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Book Talk: Blackbird Blues
CHICAGO, Illinois – The height of the Civil Rights era merges with the hauntingly beautiful swinging sounds of Chicago jazz in award-winning reporter and psychologist Jean K. Carney’s debut novel, “Blackbird Blues” (Oct. 1, 2019, Bedazzled Ink Publishing).
Following the death of her teacher and mentor Sister Michaeline, aspiring jazz singer Mary Kaye meets Lucius, Sister’s former love and father of their estranged son, Benny. The two unite to bond over their mutual loss, with Mary Kaye helping Lucius and Benny mend their fractured relationship. Decades of secrets lie behind the heartache as Mary Kaye struggles with an unwanted pregnancy that could derail her dreams.
Carney’s work as a reporter covering Roe v. Wade, her extensive research, and decades of experience as a psychologist helped her write this stunning piece of fiction with historically accurate characters so realistic it’s as if they were pulled right off the streets of Chicago during the Civil Rights era. Behind its themes of racism, abortion, and child abandonment, this heartbreaking and timely novel ponders two pressing issues of human existence: What do we owe our children? What do we owe ourselves?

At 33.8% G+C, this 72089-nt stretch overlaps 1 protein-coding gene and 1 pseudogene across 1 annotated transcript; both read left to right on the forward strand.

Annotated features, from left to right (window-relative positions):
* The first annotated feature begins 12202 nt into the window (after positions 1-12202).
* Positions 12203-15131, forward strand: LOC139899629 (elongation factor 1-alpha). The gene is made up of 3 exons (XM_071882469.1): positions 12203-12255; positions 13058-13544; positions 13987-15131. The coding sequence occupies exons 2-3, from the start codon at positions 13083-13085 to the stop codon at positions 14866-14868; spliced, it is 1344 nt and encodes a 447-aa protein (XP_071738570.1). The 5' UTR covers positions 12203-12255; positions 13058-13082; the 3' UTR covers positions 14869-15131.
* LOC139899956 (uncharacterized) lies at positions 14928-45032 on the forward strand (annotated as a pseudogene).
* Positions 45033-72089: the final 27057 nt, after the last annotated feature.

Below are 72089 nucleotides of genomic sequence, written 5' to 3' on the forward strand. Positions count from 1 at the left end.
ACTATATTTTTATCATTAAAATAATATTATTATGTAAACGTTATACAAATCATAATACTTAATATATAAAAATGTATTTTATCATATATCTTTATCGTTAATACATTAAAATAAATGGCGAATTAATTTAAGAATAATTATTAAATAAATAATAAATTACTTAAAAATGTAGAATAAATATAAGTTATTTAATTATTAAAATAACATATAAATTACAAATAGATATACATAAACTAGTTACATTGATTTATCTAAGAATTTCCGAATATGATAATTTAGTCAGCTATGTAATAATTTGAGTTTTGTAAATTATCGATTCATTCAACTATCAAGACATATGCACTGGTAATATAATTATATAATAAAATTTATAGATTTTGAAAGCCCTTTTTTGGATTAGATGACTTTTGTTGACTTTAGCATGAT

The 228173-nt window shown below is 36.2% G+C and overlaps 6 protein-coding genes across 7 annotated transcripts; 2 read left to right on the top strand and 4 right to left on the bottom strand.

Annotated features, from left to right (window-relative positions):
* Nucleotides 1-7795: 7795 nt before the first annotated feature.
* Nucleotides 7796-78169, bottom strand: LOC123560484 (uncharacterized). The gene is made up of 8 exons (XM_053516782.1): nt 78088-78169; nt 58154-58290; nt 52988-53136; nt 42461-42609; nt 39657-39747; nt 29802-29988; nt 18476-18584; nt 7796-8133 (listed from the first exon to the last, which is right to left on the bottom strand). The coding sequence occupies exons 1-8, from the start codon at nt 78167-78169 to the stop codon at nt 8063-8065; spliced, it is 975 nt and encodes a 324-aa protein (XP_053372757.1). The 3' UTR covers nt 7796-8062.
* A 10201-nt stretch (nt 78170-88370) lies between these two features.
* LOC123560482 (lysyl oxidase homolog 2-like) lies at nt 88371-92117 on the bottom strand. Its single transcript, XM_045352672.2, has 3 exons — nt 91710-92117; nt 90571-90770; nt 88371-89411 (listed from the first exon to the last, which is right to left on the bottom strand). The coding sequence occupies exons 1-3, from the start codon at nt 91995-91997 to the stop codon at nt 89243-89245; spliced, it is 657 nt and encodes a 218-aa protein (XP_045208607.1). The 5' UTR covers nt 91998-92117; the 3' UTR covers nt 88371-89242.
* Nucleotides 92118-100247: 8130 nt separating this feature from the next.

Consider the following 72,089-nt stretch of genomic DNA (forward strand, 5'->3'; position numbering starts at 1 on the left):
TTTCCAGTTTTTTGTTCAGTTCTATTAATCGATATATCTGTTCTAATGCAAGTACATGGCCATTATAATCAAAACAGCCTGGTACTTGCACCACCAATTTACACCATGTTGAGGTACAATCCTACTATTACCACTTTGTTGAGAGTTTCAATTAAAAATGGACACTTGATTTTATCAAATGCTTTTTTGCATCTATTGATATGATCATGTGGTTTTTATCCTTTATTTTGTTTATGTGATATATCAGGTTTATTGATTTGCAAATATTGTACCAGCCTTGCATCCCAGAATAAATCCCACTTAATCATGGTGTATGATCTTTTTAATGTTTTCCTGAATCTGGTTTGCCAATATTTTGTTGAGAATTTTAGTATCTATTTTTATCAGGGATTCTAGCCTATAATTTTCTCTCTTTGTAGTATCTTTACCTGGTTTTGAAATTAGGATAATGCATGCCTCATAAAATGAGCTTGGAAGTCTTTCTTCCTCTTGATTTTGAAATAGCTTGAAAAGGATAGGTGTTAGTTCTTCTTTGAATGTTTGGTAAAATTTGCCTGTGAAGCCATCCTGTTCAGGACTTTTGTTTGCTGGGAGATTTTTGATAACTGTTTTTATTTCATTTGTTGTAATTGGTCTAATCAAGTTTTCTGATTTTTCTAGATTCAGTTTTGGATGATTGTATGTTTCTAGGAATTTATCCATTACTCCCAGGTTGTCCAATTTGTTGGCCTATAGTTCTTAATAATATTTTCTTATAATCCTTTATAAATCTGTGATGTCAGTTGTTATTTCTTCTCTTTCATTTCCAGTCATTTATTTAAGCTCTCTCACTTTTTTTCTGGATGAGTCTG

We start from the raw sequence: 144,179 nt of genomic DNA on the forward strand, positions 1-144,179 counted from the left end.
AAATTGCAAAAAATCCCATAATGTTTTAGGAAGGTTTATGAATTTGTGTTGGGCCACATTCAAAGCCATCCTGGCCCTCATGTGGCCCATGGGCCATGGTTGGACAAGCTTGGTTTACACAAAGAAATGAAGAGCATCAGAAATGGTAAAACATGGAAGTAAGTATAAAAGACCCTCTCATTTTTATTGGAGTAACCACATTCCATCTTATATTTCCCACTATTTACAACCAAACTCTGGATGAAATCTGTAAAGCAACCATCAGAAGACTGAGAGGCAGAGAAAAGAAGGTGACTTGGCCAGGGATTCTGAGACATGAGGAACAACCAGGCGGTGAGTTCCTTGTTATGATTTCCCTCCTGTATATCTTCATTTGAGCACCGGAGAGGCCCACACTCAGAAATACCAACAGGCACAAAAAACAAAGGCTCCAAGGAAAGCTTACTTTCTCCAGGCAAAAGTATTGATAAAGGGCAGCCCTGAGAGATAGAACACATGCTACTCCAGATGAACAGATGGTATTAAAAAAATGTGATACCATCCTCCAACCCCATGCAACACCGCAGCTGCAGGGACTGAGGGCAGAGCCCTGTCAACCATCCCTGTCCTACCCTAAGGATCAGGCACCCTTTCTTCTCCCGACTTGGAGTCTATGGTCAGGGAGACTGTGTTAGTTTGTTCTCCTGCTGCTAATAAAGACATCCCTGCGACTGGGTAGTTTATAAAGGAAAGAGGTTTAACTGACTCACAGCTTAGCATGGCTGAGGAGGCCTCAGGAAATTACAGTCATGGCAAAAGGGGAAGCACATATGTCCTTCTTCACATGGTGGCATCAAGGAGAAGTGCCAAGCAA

JEAN K. CARNEY is the author of “Blackbird Blues” (Oct. 1, 2019, Bedazzled Ink Publishing). She spent eight years as an award-winning reporter and editorial writer at the Milwaukee Journal, covering Children’s Court, City Hall, and Roe v. Wade. She earned a Ph.D. in Human Development at the University of Chicago and trained at a large Chicago inner-city psychiatric hospital. She taught psychology at St. Xavier University, was director of a clinic that provided low-cost psychoanalytic treatment, and supervised psychologists in training for 13 years. In full-time private practice as a psychologist for 30 years in the Chicago Loop, she saw patients from all walks of life and ethnic backgrounds in psychoanalytic psychotherapy. After her husband died of ALS, she edited his last book, “Jewish Writing and the Deep Places of the Imagination,” stopped publishing in professional psychoanalytic venues, and turned to fiction. She has since remarried and is the mother of a son and a son and daughter by marriage.